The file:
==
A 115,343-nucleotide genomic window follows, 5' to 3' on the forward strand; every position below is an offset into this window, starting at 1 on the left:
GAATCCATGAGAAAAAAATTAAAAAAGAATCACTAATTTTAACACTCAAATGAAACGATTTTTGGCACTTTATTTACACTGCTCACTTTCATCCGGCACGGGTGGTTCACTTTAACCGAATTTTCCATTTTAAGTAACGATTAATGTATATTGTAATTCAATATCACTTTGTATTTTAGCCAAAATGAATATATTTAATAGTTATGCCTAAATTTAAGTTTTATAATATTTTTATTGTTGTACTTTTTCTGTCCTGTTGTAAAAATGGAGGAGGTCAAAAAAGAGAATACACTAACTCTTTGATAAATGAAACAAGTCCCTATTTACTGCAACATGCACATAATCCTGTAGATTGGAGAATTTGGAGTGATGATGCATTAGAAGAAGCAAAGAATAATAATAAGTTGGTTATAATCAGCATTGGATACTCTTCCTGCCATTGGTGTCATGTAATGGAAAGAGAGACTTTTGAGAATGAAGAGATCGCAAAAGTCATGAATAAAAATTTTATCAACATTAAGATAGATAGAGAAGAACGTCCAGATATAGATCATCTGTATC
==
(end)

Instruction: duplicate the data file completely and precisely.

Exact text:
A 115,343-nucleotide genomic window follows, 5' to 3' on the forward strand; every position below is an offset into this window, starting at 1 on the left:
GAATCCATGAGAAAAAAATTAAAAAAGAATCACTAATTTTAACACTCAAATGAAACGATTTTTGGCACTTTATTTACACTGCTCACTTTCATCCGGCACGGGTGGTTCACTTTAACCGAATTTTCCATTTTAAGTAACGATTAATGTATATTGTAATTCAATATCACTTTGTATTTTAGCCAAAATGAATATATTTAATAGTTATGCCTAAATTTAAGTTTTATAATATTTTTATTGTTGTACTTTTTCTGTCCTGTTGTAAAAATGGAGGAGGTCAAAAAAGAGAATACACTAACTCTTTGATAAATGAAACAAGTCCCTATTTACTGCAACATGCACATAATCCTGTAGATTGGAGAATTTGGAGTGATGATGCATTAGAAGAAGCAAAGAATAATAATAAGTTGGTTATAATCAGCATTGGATACTCTTCCTGCCATTGGTGTCATGTAATGGAAAGAGAGACTTTTGAGAATGAAGAGATCGCAAAAGTCATGAATAAAAATTTTATCAACATTAAGATAGATAGAGAAGAACGTCCAGATATAGATCATCTGTATC